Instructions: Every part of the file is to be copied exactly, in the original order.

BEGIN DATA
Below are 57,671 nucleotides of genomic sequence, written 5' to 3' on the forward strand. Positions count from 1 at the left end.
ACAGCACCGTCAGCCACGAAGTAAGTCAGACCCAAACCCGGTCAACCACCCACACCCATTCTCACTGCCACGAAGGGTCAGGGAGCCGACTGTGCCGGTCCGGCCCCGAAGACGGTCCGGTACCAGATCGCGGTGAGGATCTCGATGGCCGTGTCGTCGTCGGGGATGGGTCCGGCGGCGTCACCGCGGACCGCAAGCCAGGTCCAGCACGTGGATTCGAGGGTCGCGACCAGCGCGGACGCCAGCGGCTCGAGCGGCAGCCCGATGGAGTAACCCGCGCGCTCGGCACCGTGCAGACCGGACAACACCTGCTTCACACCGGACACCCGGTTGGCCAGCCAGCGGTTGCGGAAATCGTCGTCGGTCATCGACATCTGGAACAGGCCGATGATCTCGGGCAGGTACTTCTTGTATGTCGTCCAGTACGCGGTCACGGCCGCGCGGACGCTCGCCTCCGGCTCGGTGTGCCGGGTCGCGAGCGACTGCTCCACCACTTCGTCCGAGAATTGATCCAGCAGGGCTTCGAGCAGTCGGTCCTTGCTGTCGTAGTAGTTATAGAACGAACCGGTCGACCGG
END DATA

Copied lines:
Below are 57,671 nucleotides of genomic sequence, written 5' to 3' on the forward strand. Positions count from 1 at the left end.
ACAGCACCGTCAGCCACGAAGTAAGTCAGACCCAAACCCGGTCAACCACCCACACCCATTCTCACTGCCACGAAGGGTCAGGGAGCCGACTGTGCCGGTCCGGCCCCGAAGACGGTCCGGTACCAGATCGCGGTGAGGATCTCGATGGCCGTGTCGTCGTCGGGGATGGGTCCGGCGGCGTCACCGCGGACCGCAAGCCAGGTCCAGCACGTGGATTCGAGGGTCGCGACCAGCGCGGACGCCAGCGGCTCGAGCGGCAGCCCGATGGAGTAACCCGCGCGCTCGGCACCGTGCAGACCGGACAACACCTGCTTCACACCGGACACCCGGTTGGCCAGCCAGCGGTTGCGGAAATCGTCGTCGGTCATCGACATCTGGAACAGGCCGATGATCTCGGGCAGGTACTTCTTGTATGTCGTCCAGTACGCGGTCACGGCCGCGCGGACGCTCGCCTCCGGCTCGGTGTGCCGGGTCGCGAGCGACTGCTCCACCACTTCGTCCGAGAATTGATCCAGCAGGGCTTCGAGCAGTCGGTCCTTGCTGTCGTAGTAGTTATAGAACGAACCGGTCGACCGG